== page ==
|Both photos courtesy of corbettphotography.net for The Preservation Society of Newport County|
Check out this very cool New York Times slideshow narrated by the photographer and "cultural anthropologist" Bill Cunningham, documenting this month's "coaching weekend," an event held by the Preservation Society of Newport County in Rhode Island. Dozens of coaching enthusiasts -- along with their teams and their coaches, spend a glorious four days in Newport driving, socializing and dining.
According to the Preservation Society, The tradition of coaching grew out of the 18th and 19th century mail runs in England, which later made their way across the Atlantic to the United States. The horse-drawn mail coaches were eventually replaced by railroads, but nostalgia led to the development of coaching as a sport. The Coaching Club of New York was formed in the latter part of the 19th century, eventually becoming part of the social fabric of Newport in the summer.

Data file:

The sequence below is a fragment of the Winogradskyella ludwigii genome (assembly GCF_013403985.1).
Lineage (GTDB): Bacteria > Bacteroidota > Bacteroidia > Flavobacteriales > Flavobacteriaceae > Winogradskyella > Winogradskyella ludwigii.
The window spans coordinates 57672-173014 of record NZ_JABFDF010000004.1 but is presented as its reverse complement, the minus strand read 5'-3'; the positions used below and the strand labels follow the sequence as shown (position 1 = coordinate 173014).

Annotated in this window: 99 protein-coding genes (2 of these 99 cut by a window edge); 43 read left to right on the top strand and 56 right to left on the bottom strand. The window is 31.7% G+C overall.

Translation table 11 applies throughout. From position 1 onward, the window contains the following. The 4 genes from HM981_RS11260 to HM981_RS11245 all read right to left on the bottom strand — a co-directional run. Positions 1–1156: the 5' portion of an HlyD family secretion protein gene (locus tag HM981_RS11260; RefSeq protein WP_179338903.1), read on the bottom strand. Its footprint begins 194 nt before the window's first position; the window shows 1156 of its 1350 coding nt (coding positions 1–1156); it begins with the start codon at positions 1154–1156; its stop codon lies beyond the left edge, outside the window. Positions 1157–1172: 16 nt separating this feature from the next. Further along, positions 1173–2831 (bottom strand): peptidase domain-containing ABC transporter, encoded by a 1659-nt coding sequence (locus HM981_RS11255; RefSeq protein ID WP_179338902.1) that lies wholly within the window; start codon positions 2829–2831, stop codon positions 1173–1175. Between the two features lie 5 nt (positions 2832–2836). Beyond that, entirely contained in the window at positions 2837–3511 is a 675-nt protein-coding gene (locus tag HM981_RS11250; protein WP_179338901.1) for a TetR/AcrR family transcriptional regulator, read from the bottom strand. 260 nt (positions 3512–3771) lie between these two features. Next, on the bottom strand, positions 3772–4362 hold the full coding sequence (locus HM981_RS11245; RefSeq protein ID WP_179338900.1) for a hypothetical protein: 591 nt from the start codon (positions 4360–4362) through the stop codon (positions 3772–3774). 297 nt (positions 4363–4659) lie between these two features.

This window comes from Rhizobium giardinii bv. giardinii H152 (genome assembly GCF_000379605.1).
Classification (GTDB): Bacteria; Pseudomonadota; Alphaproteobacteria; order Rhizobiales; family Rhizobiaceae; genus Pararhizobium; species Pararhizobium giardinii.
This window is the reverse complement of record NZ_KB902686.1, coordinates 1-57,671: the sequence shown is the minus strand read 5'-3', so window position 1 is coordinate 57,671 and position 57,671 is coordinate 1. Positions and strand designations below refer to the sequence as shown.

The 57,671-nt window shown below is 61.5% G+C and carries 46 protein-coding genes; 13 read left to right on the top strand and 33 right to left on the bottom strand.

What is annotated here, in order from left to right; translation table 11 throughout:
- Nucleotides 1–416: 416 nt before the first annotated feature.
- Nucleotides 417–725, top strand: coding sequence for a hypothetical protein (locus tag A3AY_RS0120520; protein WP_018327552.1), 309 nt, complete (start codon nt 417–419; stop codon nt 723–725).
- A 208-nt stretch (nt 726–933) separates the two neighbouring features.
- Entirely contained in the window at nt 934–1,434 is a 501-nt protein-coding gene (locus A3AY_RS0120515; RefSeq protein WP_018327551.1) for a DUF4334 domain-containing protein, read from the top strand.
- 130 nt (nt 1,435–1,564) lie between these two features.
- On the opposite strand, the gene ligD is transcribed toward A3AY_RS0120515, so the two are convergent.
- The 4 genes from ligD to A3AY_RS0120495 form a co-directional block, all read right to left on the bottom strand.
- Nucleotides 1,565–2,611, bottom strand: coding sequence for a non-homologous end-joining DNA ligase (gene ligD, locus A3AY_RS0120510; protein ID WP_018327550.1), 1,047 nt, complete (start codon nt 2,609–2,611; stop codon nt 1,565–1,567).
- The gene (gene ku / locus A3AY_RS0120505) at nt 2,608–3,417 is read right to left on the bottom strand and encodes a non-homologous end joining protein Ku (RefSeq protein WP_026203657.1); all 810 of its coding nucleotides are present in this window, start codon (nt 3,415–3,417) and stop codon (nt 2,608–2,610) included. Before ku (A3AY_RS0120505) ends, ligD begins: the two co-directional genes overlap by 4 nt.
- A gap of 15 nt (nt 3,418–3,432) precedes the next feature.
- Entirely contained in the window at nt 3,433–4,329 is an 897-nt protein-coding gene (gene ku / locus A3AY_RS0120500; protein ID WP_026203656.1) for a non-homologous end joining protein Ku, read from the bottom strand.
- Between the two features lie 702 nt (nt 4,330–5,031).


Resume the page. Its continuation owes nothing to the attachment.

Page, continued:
The two types of open-air vehicles used in the sport of coaching—a Road Coach and the slightly smaller Park Drag—employ a team of four horses. All seating is outside, with the driver, known as a "whip," sitting in the slightly elevated right front seat, and the whip’s wife or female relative taking up the “box seat” on the left. The rear bench of the coach holds at least two specialized footmen called grooms. Two center benches can hold up to 10 passengers. What a great ride!